Editing the photos for one piece takes 30 minutes.

 

Step 8: The listing phase

When I add an item to my website, I have to upload the photos, write the listing description, and decide on a price. If I also list the item in my Artfire and Etsy shop, I can copy most of that information, but it still takes time. It probably takes about 10-15 minutes to complete the original listing and 5-10 more minutes each time I relist in one of my other venues. But for simplicity’s sake, let’s just say 15 minutes.

Listing an item: 15 minutes

 

Step 9: The marketing phase

Listing isn’t enough. The second most important component of selling an item online (photos being most important, as I mentioned before) is promotion. If you don’t get the word out, no one will know your stuff is there! For the time it takes me to promote one item on the various social networking sites, 20 minutes is a conservative estimate. (This doesn’t even take into account if I actually purchase advertising.)

Marketing an item: 20 minutes

 

Step 10: The shipping phase

Once an item sells, I have to get it packed up and ready to ship. I spend about 5 minutes tagging and folding and another 5 minutes packaging and labeling. Then I email a shipping notification to the customer.

Note: Most sellers actually drive your package all the way to the post office and stand in line. They’re not only spending time doing that, but they’re spending money on gas. I didn’t figure that into my calculations because I print my labels at home and have the post office pick my packages up, but for some sellers, this is a big Time Hog.

Packing and shipping: 10 minutes

 

Grand total
Sketching: 5 minutes
Drafting: 15 minutes
Cutting: 30 minutes
Sewing: 75 minutes
Photographing: 13 minutes
Measuring: 5 minutes
Photo-editing: 30 minutes
Listing: 15 minutes
Marketing: 20 minutes
Shipping: 10 minutes

 

218 minutes or 3 hours and 38 minutes.

My “goal” wage right now is $20 an hour. I used to use $10 as my goal, and then I realized one day that I could go get quite a few entry level jobs at that rate, and I’m not doing an entry level job. I have 8 years of experience and skill. $20 is a much more appropriate wage for skilled labor.

(And for those that think $20 is a huge wage, a full time job at that wage is equivalent to a salary of a little over $40,000 a year before taxes. Middle class in the US by every standard. On top of that, there’s no sick pay, vacation time, retirement or health insurance. After all of those expenses, it’s quite a bit closer to a lower middle class salary.)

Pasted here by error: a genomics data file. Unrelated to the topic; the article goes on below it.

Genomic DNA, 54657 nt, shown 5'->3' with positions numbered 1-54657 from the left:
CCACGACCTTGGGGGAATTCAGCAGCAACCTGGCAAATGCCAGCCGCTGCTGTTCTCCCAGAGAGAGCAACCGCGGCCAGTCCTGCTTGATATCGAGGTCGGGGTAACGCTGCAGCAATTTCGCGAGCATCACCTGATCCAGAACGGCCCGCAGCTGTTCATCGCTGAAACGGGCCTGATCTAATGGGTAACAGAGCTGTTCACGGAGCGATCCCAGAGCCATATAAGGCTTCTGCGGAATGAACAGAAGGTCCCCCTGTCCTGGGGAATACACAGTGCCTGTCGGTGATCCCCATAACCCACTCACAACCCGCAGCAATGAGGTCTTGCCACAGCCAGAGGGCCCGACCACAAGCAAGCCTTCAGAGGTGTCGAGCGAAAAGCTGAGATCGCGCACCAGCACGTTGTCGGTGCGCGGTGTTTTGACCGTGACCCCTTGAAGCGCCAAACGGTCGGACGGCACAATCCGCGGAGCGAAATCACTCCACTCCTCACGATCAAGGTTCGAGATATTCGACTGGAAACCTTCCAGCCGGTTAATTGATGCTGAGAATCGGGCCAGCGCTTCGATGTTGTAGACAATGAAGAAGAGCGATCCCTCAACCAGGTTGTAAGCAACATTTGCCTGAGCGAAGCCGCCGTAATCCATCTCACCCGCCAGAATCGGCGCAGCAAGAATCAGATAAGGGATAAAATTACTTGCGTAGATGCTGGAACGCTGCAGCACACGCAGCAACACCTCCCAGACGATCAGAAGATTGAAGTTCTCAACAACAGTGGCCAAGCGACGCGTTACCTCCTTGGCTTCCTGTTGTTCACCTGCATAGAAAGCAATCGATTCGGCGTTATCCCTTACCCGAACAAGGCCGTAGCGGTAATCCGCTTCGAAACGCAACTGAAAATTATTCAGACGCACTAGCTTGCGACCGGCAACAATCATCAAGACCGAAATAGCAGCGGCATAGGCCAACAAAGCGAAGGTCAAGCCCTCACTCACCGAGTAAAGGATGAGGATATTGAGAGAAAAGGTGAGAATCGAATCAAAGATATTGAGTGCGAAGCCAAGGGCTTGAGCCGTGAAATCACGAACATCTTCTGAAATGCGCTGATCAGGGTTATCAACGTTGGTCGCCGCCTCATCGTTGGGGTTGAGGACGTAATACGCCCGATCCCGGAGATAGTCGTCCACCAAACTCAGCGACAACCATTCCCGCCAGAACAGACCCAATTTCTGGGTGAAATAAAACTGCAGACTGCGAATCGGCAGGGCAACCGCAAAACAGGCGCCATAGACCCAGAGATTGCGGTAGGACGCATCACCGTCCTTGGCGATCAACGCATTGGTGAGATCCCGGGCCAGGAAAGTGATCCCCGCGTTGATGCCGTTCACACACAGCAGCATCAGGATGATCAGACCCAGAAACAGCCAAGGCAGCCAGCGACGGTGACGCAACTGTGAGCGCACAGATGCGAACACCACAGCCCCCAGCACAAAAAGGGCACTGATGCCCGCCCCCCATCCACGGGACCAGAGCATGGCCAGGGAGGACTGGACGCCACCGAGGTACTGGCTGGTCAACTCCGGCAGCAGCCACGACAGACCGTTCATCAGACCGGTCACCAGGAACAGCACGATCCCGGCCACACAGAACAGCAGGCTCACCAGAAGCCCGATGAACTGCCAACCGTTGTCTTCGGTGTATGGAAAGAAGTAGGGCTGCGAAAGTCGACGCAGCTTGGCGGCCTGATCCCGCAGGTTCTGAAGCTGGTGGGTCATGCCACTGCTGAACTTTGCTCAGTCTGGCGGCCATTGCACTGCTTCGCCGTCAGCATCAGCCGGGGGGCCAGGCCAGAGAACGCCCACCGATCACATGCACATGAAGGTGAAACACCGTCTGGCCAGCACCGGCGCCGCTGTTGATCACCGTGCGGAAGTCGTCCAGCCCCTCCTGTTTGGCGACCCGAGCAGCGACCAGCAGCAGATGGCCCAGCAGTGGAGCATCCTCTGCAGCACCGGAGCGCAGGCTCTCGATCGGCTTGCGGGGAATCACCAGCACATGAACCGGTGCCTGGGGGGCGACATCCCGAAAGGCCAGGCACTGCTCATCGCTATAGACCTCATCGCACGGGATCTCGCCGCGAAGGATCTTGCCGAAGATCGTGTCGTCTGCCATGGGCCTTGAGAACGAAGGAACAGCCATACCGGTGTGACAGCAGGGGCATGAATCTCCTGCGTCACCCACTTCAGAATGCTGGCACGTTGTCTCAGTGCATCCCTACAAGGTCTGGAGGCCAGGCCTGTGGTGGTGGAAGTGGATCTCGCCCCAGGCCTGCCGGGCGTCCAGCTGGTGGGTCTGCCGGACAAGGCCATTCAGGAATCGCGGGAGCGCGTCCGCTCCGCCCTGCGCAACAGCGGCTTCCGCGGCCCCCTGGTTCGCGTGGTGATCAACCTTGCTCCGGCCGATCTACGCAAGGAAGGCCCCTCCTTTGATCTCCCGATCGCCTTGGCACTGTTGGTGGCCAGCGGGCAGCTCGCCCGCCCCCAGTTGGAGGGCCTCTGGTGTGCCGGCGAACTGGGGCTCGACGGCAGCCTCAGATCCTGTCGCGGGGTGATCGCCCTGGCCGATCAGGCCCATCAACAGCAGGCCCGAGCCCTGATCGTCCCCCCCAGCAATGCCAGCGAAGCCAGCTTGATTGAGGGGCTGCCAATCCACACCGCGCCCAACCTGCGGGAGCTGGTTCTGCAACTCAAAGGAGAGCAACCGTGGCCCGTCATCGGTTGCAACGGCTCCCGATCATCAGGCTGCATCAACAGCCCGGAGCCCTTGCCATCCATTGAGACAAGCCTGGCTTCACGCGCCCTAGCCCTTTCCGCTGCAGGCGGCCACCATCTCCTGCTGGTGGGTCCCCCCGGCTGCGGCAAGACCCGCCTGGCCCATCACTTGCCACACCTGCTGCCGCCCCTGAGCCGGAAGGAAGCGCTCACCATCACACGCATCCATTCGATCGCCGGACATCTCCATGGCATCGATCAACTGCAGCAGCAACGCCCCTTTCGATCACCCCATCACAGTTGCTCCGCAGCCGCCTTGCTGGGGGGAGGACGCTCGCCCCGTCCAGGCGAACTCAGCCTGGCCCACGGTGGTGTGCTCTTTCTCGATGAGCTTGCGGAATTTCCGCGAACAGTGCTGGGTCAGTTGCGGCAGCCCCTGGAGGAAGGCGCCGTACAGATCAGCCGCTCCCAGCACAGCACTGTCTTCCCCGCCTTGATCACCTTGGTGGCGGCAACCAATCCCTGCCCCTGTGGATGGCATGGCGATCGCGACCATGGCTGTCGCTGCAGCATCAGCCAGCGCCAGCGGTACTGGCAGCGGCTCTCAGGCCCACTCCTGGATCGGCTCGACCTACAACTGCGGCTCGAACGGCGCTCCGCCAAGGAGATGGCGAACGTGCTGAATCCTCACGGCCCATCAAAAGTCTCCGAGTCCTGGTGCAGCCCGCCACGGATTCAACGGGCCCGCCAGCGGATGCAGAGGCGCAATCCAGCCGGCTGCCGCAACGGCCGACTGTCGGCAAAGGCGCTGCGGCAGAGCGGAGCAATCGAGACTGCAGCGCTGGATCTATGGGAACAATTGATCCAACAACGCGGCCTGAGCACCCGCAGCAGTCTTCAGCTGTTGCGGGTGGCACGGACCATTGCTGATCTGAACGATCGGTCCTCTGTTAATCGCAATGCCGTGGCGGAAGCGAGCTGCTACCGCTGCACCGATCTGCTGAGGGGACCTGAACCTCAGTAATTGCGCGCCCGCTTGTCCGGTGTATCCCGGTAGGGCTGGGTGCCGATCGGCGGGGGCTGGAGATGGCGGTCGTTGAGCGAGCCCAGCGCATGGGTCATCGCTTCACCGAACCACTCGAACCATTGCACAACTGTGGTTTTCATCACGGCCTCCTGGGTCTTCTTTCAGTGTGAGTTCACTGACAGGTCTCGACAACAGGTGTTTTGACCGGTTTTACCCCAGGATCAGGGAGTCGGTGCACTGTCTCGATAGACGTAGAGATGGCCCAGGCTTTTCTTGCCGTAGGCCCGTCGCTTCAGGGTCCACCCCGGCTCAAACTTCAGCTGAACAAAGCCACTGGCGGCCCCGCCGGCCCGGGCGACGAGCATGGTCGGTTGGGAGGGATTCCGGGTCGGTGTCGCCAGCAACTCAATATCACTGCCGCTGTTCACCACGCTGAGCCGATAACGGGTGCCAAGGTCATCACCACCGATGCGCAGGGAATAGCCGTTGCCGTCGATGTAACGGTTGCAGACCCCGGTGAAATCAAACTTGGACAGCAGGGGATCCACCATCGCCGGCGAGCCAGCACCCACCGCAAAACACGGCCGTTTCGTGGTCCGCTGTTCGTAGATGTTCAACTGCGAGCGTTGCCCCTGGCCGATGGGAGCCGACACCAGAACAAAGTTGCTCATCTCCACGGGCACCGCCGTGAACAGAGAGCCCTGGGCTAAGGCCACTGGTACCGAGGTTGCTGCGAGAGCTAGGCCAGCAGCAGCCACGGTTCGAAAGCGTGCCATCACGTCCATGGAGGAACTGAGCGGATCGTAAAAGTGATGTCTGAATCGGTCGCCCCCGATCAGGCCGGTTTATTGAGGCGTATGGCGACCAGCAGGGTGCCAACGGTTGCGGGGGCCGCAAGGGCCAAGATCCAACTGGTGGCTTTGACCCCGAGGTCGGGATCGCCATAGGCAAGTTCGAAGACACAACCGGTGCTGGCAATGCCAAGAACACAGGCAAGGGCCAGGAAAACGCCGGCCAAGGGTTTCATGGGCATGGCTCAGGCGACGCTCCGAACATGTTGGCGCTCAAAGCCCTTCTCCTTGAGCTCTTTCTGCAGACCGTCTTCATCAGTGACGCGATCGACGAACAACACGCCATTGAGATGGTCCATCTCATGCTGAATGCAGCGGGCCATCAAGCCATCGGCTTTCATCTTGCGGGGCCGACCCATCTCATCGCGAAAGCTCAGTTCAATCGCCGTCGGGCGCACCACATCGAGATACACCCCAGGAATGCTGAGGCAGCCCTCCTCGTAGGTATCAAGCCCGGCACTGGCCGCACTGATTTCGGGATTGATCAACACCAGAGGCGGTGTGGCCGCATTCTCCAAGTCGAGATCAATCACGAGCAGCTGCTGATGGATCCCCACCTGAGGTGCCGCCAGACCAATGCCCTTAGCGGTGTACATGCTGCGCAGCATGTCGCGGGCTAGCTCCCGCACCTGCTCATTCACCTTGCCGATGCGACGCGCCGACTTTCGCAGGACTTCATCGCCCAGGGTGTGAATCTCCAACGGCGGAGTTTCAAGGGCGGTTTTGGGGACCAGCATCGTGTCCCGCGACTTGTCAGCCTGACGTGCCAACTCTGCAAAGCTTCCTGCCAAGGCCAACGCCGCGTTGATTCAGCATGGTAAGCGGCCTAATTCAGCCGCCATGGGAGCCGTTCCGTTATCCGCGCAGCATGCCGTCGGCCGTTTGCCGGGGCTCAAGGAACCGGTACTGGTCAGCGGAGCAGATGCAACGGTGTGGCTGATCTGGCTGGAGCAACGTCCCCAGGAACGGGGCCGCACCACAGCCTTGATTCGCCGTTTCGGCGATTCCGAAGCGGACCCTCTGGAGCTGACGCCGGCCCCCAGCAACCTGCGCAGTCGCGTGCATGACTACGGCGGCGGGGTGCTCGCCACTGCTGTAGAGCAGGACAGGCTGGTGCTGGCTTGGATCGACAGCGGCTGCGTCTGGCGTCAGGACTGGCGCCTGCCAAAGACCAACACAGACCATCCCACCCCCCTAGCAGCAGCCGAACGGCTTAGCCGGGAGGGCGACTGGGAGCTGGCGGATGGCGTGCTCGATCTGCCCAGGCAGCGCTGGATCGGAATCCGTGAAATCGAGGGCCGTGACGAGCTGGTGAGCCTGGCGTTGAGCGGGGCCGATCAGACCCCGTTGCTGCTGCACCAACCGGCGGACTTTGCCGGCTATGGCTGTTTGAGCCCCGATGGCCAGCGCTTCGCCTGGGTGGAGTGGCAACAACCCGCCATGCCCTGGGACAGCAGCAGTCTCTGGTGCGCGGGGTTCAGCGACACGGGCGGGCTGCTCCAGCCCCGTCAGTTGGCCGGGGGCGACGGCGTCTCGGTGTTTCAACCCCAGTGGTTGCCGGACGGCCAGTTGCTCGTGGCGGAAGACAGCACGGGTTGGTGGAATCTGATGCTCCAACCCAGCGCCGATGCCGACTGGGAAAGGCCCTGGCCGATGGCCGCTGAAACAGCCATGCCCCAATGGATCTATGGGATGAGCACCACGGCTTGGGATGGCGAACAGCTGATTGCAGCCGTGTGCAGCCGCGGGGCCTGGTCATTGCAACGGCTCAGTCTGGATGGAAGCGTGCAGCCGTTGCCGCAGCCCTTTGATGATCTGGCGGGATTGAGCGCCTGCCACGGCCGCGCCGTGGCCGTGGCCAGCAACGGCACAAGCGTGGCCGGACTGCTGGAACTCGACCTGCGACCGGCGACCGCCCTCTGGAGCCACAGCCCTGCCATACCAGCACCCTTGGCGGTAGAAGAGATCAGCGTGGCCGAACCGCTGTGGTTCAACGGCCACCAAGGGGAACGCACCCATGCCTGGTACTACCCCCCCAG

At $20 an hour, this top cost $73 to make. That’s only time/labor, of course. Materials for this top cost $18, bringing our total to $91. Now go see what it’s actually listed for on my website.

Yep… $75. Less if it sells during a sale. With materials and overhead, I’m not actually making my goal wage, as you can see. With just materials taken out, I’m actually making about $17 an hour.

Now I’m busted. Those of you who know me will have no doubt heard me preaching about the evils of undercharging, yet here I am committing the cardinal sin myself. For shame!

I mentioned overhead: there’s a TON of time I spend doing extraneous things not counted on this list. Responding to customer emails is a huge one. Every time someone asks a question about an item, it’s another 5 minutes, at least. For the average custom order, I spend at least an hour emailing back and forth with a customer. Probably more like two or three usually.

I have to order fabric and supplies. I have to clean and oil my machines. I have to vacuum all the little bits of thread and lint off the carpet in my studio. None of my overhead is ever counted into my prices (cost of machines, computers, utility bills, seller fees, rent and utilities). If I counted all that, I probably am making more like $10 an hour.

When you buy a top at Walmart, someone was paid a decent wage to design the top ONCE, and then a person halfway across the world was paid a few cents an hour to make 1000 of them. Total time and materials for a single top at Walmart is maybe $3. If they sell it for $15, they’re marking it up FIVE TIMES the cost.

My stuff isn’t marked up at all, and neither are most handmade artisan goods. Even so, our time is more expensive than a sweatshop worker. But when you buy handmade instead of buying from a corporate giant, you’re getting a lot of things from us that they can’t offer. Handmade means we care about quality and attention to detail. Sweatshop workers care about one thing: make it as fast as possible. Handmade means we care about customer service. All corporations care about is that green stuff in your wallet. Handmade means you’re helping the local economy. Corporations mean you’re helping some rich greedy jerk get even richer.

So the next time you’re going to open your yapper about the price of someone’s handmade goods, think before you speak. (And if you’re still tempted to be a jackass, then at least remember the Golden Rule and keep it to yourself.)

*** I’d like to take a moment to thank all of my kickass customers, who are NOT the people that make the comments at the beginning of this post. With their support and appreciation, I am able to do something I love.